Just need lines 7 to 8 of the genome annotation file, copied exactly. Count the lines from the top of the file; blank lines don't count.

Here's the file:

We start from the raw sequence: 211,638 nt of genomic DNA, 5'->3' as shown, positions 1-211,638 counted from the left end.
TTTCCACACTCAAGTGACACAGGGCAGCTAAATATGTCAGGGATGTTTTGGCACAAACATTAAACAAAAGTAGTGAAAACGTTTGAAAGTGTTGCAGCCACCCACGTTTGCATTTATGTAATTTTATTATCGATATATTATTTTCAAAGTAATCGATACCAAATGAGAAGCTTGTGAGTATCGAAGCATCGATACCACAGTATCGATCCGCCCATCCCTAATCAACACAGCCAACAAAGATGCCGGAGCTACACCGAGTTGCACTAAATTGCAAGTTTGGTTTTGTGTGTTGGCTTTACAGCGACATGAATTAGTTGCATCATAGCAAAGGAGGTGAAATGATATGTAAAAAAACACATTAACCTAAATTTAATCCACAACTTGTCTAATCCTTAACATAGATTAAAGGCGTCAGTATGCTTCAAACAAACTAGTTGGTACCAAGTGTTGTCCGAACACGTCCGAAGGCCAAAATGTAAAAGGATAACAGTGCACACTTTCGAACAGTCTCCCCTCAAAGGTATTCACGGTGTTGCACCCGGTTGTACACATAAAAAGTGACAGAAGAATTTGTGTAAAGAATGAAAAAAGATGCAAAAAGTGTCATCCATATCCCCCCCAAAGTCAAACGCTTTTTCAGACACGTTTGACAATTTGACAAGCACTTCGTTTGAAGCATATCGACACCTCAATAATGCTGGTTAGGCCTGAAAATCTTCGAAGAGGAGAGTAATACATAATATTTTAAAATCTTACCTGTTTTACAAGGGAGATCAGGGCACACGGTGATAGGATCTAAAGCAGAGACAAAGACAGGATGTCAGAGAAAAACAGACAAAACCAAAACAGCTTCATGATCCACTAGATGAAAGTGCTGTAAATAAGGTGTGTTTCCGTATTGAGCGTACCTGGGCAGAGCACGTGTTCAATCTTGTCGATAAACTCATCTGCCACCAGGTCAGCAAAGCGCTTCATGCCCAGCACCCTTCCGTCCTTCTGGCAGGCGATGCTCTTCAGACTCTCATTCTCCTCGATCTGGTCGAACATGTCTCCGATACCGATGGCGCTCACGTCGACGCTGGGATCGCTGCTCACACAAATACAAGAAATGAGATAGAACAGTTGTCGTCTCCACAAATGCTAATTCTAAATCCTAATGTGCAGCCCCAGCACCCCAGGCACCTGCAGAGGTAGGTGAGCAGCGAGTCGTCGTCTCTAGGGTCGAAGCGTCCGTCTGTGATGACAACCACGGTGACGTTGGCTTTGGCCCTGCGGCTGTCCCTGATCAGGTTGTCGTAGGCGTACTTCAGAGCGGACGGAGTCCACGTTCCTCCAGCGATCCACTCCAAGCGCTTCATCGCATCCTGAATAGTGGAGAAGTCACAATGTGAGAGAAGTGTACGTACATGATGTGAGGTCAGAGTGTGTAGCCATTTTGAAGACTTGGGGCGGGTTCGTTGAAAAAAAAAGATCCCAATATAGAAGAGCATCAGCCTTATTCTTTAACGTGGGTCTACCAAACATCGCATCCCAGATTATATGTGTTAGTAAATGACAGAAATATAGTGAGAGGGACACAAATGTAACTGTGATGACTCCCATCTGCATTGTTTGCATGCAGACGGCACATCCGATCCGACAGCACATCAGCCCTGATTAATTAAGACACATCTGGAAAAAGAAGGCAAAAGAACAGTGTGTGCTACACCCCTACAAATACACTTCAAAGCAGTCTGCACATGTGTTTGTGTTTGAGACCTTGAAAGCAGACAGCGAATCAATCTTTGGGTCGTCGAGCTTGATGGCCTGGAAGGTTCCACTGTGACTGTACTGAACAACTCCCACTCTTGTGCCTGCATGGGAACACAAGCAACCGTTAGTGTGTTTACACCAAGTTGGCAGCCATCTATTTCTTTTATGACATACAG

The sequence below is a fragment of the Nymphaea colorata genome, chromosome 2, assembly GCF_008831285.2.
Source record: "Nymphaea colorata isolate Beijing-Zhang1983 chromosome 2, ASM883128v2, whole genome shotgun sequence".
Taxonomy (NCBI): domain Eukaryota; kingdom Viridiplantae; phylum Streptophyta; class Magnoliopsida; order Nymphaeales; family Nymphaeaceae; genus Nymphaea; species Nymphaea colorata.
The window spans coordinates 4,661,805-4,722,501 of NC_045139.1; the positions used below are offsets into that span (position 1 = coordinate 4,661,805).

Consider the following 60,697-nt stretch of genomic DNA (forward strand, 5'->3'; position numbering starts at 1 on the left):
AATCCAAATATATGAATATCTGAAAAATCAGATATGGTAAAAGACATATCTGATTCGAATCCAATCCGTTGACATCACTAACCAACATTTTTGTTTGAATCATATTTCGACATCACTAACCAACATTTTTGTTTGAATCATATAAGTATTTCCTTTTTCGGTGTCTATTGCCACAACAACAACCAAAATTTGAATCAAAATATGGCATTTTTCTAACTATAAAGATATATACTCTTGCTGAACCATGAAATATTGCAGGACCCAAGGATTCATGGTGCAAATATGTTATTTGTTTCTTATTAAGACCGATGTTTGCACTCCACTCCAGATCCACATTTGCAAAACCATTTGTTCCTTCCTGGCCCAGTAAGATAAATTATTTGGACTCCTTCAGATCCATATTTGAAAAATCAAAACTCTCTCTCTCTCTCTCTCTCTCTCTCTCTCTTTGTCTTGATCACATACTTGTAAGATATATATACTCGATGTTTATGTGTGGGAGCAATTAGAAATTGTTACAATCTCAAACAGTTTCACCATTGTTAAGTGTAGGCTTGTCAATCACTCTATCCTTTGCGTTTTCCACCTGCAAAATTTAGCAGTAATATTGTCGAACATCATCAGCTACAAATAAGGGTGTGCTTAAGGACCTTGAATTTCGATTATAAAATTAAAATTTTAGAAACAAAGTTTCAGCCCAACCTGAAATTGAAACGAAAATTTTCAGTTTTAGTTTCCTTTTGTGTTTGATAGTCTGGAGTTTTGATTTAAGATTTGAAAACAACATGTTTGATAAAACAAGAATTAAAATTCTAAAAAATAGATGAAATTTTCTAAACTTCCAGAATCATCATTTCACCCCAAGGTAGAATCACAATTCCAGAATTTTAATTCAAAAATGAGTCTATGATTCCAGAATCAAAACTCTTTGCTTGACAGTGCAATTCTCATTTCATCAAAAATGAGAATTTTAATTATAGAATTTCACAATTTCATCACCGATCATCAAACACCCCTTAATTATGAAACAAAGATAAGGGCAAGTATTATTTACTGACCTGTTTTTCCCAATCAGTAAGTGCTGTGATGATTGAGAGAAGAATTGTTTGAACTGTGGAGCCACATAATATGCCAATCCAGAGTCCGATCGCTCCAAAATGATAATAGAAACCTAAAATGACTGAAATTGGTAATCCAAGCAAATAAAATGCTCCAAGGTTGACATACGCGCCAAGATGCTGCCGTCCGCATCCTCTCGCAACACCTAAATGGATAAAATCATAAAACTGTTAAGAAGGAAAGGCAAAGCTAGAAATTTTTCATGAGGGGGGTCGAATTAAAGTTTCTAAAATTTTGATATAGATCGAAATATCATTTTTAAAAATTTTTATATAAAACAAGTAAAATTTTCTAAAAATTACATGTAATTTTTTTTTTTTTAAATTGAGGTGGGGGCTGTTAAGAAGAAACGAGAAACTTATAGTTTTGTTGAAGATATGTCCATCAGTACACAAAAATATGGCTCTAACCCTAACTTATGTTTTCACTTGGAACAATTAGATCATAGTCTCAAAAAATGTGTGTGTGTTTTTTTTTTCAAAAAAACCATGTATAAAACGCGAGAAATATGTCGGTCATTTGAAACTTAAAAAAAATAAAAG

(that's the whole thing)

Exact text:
Consider the following 60,697-nt stretch of genomic DNA (forward strand, 5'->3'; position numbering starts at 1 on the left):
AATCCAAATATATGAATATCTGAAAAATCAGATATGGTAAAAGACATATCTGATTCGAATCCAATCCGTTGACATCACTAACCAACATTTTTGTTTGAATCATATTTCGACATCACTAACCAACATTTTTGTTTGAATCATATAAGTATTTCCTTTTTCGGTGTCTATTGCCACAACAACAACCAAAATTTGAATCAAAATATGGCATTTTTCTAACTATAAAGATATATACTCTTGCTGAACCATGAAATATTGCAGGACCCAAGGATTCATGGTGCAAATATGTTATTTGTTTCTTATTAAGACCGATGTTTGCACTCCACTCCAGATCCACATTTGCAAAACCATTTGTTCCTTCCTGGCCCAGTAAGATAAATTATTTGGACTCCTTCAGATCCATATTTGAAAAATCAAAACTCTCTCTCTCTCTCTCTCTCTCTCTCTCTCTTTGTCTTGATCACATACTTGTAAGATATATATACTCGATGTTTATGTGTGGGAGCAATTAGAAATTGTTACAATCTCAAACAGTTTCACCATTGTTAAGTGTAGGCTTGTCAATCACTCTATCCTTTGCGTTTTCCACCTGCAAAATTTAGCAGTAATATTGTCGAACATCATCAGCTACAAATAAGGGTGTGCTTAAGGACCTTGAATTTCGATTATAAAATTAAAATTTTAGAAACAAAGTTTCAGCCCAACCTGAAATTGAAACGAAAATTTTCAGTTTTAGTTTCCTTTTGTGTTTGATAGTCTGGAGTTTTGATTTAAGATTTGAAAACAACATGTTTGATAAAACAAGAATTAAAATTCTAAAAAATAGATGAAATTTTCTAAACTTCCAGAATCATCATTTCACCCCAAGGTAGAATCACAATTCCAGAATTTTAATTCAAAAATGAGTCTATGATTCCAGAATCAAAACTCTTTGCTTGACAGTGCAATTCTCATTTCATCAAAAATGAGAATTTTAATTATAGAATTTCACAATTTCATCACCGATCATCAAACACCCCTTAATTATGAAACAAAGATAAGGGCAAGTATTATTTACTGACCTGTTTTTCCCAATCAGTAAGTGCTGTGATGATTGAGAGAAGAATTGTTTGAACTGTGGAGCCACATAATATGCCAATCCAGAGTCCGATCGCTCCAAAATGATAATAGAAACCTAAAATGACTGAAATTGGTAATCCAAGCAAATAAAATGCTCCAAGGTTGACATACGCGCCAAGATGCTGCCGTCCGCATCCTCTCGCAACACCTAAATGGATAAAATCATAAAACTGTTAAGAAGGAAAGGCAAAGCTAGAAATTTTTCATGAGGGGGGTCGAATTAAAGTTTCTAAAATTTTGATATAGATCGAAATATCATTTTTAAAAATTTTTATATAAAACAAGTAAAATTTTCTAAAAATTACATGTAATTTTTTTTTTTTTAAATTGAGGTGGGGGCTGTTAAGAAGAAACGAGAAACTTATAGTTTTGTTGAAGATATGTCCATCAGTACACAAAAATATGGCTCTAACCCTAACTTATGTTTTCACTTGGAACAATTAGATCATAGTCTCAAAAAATGTGTGTGTGTTTTTTTTTTCAAAAAAACCATGTATAAAACGCGAGAAATATGTCGGTCATTTGAAACTTAAAAAAAATAAAAG